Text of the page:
When we arrived at the Del Rey Yacht Club, we pulled into their guest slip as prescribed, Slip D-289. We quickly settled into what was to be our base for three days, setting up power, draping our cockpit and setting up the cushions, configuring dock lines to keep us still, straightening up our deck, etc. An hour later, the club apologetically informed us that we would have to move a few slips over so that they could accommodate a larger guest boat: better now in the late light of day when we’re all awake than in the dark of night before bed. Trent was especially peeved, even after I explained that we’re guests and that we’re fortunate to have had them so quickly find a solution for us.
Our new spot was within “Battleship Row,” the unofficial term the club members use to describe the dock finger that houses their members’ shiny fleet of large motor yachts: Kandu was dwarfed. Battleship Row enjoys a prominent position directly in front of the clubhouse’s bar and lounge, a frequented part of the club. Of course, with our “Loud Family” Ventura West Marina reputation (read our earlier post, “The Loud Family?”), I carried a stigma that when combined with our cargo-laden decks packed with jugs of fuel and water, exposed dinghy, surfboards, kayaks, and paddles, . . . plus it didn’t help to have our laundry of beach towels, wetsuits, and bathing suits drying on the forward lifelines for all its membership to enjoy. The only things missing were empty beer cans and grandma rockin’ in a chair on the foredeck. So it was no surprise when later the next day the commodore and again, the dock master, explained that we would have to move one more time, but that we could stay there as long as a week (at the customary reciprocal rate of $1/boat foot length per night, after the third night, which is better than what the city charges for its municipal guest dock, $1.50/ft.) I asked the dock master if he could show me where we were to dock so that we could pre-set Kandu’s dock lines. He said, “It’s a walk,” looked at my shoes, “but sure, let’s go.” As we walked to the furthest corner of the club parking lot, and then down a ramp and a walkway that took us even further away from the clubhouse, we turned down the full length of E Dock, as far from shore as possible to its end-tie, Slip E-901. It was immediately apparent that we would be as far away from the clubhouse as any boat could be, while still remaining on club property. This would be the third time we would be docking at the club, equaling the number of days we would be staying at the club. This is where I think I’m over-sensitive.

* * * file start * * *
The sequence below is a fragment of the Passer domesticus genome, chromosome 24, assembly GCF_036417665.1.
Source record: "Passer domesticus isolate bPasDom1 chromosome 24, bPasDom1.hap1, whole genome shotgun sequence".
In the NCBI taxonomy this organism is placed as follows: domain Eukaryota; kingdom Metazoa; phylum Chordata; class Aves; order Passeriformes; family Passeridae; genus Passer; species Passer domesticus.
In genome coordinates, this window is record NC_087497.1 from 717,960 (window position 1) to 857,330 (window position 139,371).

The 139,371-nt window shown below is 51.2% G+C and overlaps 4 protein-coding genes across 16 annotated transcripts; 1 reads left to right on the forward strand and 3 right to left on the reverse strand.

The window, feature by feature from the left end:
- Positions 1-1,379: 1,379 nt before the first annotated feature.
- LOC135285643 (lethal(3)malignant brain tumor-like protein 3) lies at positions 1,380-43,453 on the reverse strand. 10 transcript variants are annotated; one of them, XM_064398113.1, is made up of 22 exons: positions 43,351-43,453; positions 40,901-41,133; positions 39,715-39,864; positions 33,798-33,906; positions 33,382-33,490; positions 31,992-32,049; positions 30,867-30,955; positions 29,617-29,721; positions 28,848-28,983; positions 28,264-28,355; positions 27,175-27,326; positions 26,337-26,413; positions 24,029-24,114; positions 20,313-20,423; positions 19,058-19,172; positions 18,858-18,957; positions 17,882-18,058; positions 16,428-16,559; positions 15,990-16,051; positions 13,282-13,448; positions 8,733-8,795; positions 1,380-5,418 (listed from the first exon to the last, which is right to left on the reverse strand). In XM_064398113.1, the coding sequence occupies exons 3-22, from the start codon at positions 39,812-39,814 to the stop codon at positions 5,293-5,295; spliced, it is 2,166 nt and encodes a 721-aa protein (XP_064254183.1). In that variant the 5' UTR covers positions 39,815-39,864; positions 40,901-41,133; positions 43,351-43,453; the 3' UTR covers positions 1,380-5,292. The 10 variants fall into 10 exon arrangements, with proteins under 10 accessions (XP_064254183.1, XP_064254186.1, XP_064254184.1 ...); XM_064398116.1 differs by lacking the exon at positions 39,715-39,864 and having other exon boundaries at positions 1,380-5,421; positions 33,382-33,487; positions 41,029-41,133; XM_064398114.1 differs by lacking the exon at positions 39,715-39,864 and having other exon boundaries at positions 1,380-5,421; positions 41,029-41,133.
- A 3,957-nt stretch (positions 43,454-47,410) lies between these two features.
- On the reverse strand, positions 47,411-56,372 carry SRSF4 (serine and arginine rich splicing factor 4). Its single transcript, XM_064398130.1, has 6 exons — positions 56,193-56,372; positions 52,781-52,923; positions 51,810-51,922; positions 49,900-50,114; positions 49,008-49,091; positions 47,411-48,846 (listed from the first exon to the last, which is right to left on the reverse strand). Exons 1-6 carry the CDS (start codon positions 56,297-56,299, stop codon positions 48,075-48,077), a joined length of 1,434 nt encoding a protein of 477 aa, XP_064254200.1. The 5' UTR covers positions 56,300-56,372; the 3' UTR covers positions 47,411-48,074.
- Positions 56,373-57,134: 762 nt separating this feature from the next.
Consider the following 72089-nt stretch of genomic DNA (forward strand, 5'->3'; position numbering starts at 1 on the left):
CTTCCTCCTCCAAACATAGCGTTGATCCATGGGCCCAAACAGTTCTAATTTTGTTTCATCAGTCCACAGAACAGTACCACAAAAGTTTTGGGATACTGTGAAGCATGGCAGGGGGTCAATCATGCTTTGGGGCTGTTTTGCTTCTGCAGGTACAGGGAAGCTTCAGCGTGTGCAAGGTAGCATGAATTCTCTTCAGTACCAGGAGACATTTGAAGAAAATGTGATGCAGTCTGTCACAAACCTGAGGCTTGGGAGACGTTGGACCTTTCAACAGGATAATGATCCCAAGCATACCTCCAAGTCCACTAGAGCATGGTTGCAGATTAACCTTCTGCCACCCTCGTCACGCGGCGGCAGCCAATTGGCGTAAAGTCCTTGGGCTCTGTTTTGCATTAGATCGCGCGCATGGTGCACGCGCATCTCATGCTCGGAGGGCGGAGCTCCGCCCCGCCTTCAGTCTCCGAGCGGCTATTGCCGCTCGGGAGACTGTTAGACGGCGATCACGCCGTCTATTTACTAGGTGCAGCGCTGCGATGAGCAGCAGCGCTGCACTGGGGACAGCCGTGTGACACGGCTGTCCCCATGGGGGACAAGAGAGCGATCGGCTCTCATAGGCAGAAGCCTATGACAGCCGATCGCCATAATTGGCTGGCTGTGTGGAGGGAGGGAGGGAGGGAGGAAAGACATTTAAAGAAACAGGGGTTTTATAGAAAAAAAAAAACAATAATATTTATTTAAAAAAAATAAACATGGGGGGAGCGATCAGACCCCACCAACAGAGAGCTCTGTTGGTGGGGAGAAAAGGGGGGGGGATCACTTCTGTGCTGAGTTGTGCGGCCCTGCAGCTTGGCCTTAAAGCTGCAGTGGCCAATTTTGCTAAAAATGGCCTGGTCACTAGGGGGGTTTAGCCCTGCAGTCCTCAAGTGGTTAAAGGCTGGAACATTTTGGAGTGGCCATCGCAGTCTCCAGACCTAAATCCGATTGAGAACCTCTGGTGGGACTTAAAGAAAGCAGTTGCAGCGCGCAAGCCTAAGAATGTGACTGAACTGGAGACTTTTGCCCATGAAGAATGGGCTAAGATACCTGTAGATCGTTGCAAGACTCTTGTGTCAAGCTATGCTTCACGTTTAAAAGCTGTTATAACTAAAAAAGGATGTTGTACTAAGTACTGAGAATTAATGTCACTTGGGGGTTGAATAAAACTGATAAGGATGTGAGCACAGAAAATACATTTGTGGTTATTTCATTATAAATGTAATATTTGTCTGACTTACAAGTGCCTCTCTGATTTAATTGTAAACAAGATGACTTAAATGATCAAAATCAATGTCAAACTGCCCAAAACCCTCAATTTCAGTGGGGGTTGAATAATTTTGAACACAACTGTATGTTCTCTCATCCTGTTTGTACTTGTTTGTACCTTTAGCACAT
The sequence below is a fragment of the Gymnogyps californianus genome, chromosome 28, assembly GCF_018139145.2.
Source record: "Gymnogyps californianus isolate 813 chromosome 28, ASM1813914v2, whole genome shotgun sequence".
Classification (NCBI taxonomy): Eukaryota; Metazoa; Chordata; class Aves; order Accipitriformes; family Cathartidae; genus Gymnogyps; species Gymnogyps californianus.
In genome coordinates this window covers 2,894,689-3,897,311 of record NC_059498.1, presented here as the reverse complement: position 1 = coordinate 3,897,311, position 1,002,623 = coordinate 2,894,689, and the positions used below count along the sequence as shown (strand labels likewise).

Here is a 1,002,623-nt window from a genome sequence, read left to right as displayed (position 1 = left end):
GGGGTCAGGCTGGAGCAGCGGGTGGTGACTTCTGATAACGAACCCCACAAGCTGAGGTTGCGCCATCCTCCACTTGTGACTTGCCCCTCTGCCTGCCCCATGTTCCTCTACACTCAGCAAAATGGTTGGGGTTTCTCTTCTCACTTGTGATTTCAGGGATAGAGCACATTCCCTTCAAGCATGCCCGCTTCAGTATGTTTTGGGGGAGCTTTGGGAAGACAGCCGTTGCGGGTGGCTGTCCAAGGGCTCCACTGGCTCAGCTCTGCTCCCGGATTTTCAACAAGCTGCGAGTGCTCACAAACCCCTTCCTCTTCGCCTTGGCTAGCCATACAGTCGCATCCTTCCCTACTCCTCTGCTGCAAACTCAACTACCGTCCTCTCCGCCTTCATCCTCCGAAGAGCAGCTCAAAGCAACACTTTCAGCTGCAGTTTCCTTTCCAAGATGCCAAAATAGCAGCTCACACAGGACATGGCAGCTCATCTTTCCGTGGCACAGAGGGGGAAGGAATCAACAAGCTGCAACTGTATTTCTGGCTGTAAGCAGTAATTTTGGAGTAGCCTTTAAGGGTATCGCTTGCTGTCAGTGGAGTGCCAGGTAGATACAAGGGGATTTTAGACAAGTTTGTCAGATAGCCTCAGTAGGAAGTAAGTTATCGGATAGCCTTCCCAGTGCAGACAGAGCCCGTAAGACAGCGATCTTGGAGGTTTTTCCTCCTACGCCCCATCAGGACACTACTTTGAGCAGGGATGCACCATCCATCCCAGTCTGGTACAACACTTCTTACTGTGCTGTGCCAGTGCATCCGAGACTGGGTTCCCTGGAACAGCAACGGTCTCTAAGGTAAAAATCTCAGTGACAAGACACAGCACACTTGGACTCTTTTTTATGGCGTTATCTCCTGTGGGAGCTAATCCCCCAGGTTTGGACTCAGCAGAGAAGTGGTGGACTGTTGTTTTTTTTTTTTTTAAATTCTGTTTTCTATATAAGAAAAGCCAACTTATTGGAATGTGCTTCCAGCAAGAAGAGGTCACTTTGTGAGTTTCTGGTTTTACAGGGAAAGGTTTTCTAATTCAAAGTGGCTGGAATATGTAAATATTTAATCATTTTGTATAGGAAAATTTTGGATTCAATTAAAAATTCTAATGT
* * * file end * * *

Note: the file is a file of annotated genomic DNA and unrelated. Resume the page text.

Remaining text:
From the very first, the club welcomed us without issue, providing us complete access to their wonderful facilities, including high-speed Wi-Fi and recreational equipment for the boys, basketball, Ping-Pong and tetherball, . . . and laundry. They provided us with a parking pass for our car that Uncle Bill drove down for us. As stated, the boats they said were coming, came. And the view from our end tie was spectacular, with the Marina Towers and Ritz-Carleton facing us across the way. The Del Rey Yacht Club staff were courteous and accommodating. So I don’t think cutting us off their WiFi was intentional.